Study found that household immigration status can affect Medicaid enrollment

The concern about the apprehension and deportation of undocumented immigrants can affect how members of their households who are eligible for public benefits choose to participate in public programs.


A new study by Yale researchers has shed light on why approximately one in four of the uninsured in the United States was eligible for, but not enrolled in, the Medicaid program in 2016 — two years after expansions of Medicaid eligibility under the Affordable Care Act. By analyzing the data from the U.S. Census Bureau of the years 2009-2015, they found that individuals who are eligible for Medicaid and living in households with undocumented immigrants appear less likely to enroll in the public health insurance program.

Through the study published in the journal Health Affairs, scientists discovered that in some states with extended Medicaid qualification, the rate of Medicaid enlistment was factually indistinct between Medicaid-qualified people. However, in non-expansion states, Medicaid enrollment was lower for eligible individuals living in mixed-status households. While Medicaid enrollment increased for individuals in non-mixed-status households in these states, similar increases in enrollment were not evident among individuals in mixed-status households.

Michael Cohen, a Ph.D. candidate in health policy and management, said, “Our findings suggest that living in a mixed-status household may have dampened the so-called ‘woodwork effect,’ in which the ACA improved knowledge about Medicaid availability and increased enrollment in the program, even in non-expansion states.”

Proof of decreased Medicaid enlistment among qualified people in blended-status family units could be in part ascribed to fear in a few expresses that applying for open advantages may open family unit individuals to an investigation from movement law implementation organizations. Other studies have shown that immigration enforcement activities reduced Medicaid enrollment among eligible children of non-citizens.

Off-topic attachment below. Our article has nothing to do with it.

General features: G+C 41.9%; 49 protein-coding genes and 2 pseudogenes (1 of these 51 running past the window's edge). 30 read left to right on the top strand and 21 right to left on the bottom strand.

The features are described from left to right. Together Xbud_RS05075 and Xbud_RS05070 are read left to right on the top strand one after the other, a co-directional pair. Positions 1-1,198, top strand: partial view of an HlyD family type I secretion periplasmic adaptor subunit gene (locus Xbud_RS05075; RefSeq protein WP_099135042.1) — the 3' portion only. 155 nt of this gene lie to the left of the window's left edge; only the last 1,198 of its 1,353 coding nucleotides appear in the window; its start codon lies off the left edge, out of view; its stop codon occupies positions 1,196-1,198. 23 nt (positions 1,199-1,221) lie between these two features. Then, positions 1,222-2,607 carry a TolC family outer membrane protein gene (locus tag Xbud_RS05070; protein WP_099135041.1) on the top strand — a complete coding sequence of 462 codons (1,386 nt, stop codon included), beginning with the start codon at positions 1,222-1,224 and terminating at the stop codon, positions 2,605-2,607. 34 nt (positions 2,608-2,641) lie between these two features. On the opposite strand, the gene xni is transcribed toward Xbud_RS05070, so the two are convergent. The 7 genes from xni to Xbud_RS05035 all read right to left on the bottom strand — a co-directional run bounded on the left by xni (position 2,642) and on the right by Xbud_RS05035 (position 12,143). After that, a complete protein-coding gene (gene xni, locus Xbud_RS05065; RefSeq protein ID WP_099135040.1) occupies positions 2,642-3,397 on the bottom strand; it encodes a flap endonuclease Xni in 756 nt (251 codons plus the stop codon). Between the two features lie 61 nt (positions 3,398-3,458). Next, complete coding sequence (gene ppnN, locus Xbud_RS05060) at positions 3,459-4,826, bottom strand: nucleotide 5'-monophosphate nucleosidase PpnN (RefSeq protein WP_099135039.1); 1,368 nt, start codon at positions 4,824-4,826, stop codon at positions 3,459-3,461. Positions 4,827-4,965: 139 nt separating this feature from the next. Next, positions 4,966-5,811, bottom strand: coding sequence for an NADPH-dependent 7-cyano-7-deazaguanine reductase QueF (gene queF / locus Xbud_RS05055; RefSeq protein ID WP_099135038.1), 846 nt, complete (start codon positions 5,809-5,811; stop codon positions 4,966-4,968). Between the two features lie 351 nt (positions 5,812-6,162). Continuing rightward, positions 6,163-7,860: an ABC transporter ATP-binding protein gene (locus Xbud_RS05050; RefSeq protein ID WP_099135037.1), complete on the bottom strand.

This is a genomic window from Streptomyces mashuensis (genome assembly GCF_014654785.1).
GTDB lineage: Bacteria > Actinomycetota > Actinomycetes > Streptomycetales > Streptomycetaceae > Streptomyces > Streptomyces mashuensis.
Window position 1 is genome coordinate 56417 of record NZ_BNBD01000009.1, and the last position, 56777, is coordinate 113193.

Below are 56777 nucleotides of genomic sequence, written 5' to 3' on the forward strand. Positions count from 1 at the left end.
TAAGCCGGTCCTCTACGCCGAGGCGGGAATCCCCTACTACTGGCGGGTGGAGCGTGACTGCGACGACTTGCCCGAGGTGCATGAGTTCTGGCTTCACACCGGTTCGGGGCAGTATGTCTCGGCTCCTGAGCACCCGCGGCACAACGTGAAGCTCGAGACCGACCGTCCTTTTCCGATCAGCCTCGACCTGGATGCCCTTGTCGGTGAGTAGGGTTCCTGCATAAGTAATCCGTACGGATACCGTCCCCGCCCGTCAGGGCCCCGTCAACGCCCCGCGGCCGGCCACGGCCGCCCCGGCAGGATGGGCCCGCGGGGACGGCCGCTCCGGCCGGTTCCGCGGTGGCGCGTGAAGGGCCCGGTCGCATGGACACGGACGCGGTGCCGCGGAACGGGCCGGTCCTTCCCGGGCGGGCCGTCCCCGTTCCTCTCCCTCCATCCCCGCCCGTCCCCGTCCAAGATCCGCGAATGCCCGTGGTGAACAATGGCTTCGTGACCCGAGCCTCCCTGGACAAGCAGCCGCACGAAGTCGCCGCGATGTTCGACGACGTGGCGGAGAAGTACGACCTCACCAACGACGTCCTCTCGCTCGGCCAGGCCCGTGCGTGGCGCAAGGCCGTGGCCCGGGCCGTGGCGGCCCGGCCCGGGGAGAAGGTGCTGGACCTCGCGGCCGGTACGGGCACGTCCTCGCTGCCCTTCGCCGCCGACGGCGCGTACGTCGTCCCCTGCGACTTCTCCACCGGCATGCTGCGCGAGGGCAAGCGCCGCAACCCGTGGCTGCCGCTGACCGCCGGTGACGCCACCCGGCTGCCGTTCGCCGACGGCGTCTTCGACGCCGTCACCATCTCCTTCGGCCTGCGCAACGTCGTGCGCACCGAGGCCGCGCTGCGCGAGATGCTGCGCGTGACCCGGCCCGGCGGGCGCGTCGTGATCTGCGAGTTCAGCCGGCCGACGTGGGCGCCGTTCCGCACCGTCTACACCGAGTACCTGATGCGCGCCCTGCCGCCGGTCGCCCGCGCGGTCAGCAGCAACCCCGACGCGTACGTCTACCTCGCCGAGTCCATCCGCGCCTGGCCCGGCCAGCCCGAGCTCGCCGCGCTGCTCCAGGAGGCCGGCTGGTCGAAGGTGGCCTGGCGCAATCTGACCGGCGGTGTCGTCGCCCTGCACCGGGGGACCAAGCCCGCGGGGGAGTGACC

William Schpero, a Ph.D. candidate in health policy and management, said, “Our findings may also suggest that certain states are particularly effective at making relevant enrollment information available and at helping eligible individuals enroll in the Medicaid program. It is possible that differences across states in immigration enforcement or in information availability may underlie our results.”

States can enhance Medicaid enlistment among qualified people in blended-status families by expressly elucidating that protection application data won’t be imparted to migration law requirement organizations, the creators propose. Expanded accessibility of bilingual enlistment materials and assisters, and in addition, effort to confided in group associations, may likewise build Medicaid enlistment inside this qualified sub-populace.


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